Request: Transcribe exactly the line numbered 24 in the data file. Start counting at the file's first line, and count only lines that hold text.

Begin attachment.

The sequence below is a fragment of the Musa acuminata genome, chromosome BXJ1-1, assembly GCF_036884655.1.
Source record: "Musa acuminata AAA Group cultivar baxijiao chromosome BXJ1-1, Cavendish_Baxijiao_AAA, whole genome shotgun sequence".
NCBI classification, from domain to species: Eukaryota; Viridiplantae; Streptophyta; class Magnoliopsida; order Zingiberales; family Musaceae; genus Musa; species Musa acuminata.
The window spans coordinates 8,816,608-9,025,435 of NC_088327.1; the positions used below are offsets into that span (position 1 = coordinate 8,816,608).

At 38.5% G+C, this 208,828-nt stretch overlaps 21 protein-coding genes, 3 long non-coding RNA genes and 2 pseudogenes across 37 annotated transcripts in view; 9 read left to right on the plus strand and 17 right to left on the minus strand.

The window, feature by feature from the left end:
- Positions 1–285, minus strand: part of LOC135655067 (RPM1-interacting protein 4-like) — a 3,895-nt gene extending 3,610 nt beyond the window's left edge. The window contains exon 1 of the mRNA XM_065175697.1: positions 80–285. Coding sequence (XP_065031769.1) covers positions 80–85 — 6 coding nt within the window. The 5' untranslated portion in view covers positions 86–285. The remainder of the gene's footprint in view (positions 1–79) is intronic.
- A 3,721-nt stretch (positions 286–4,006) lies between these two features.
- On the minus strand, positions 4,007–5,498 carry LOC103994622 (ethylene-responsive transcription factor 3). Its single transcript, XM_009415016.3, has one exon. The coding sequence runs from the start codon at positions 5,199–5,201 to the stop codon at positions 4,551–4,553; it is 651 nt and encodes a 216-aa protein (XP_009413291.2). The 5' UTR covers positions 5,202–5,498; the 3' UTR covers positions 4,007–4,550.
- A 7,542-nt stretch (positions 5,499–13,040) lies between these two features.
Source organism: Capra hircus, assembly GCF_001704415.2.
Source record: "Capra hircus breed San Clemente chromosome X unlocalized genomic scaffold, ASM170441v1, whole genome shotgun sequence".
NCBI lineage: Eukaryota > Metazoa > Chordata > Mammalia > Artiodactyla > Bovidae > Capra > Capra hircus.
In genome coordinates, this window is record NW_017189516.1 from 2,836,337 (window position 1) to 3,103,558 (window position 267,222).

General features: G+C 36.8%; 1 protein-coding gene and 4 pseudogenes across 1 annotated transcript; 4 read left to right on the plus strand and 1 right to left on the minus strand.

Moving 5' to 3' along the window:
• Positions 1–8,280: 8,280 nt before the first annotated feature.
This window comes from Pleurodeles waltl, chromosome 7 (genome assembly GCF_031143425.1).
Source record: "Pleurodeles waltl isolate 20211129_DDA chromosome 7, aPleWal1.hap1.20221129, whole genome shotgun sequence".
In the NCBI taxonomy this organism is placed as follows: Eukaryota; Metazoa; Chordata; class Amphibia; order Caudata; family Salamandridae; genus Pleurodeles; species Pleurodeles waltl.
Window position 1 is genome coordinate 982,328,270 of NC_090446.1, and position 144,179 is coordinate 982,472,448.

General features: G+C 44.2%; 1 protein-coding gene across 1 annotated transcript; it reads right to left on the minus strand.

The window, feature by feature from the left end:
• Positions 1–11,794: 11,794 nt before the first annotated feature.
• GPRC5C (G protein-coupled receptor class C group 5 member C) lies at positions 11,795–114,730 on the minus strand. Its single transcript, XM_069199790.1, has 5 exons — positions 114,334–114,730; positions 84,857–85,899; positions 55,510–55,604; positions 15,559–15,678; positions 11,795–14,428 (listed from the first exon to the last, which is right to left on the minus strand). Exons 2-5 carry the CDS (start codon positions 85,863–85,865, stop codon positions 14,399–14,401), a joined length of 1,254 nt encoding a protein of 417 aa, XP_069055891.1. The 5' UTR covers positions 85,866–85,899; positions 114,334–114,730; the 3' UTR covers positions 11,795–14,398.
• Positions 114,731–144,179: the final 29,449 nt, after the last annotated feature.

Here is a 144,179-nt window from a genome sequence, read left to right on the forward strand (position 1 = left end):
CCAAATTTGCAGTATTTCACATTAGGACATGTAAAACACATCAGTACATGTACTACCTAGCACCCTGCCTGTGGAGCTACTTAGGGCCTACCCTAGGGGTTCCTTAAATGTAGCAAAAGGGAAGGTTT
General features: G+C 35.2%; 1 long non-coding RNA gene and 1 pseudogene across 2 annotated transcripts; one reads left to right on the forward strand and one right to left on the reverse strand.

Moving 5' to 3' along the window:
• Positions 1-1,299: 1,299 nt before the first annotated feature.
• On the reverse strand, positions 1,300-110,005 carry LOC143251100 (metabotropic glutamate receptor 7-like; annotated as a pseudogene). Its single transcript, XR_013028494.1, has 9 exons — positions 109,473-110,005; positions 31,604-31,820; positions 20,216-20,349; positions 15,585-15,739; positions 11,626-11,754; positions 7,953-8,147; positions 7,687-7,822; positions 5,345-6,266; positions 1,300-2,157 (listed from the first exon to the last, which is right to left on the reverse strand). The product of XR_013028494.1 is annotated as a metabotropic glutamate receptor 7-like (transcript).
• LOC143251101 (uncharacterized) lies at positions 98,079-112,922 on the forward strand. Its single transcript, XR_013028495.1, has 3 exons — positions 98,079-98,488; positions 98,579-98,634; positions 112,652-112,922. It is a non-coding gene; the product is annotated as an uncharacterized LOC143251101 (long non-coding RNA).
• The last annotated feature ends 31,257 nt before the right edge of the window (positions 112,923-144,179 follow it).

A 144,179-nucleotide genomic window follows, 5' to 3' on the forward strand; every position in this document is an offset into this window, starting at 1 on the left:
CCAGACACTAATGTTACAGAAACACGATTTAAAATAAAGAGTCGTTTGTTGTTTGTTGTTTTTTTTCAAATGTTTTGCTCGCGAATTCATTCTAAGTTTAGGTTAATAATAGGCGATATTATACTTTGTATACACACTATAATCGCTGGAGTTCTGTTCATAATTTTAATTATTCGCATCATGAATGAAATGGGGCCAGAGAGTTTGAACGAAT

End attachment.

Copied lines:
• Positions 1–11,794: 11,794 nt before the first annotated feature.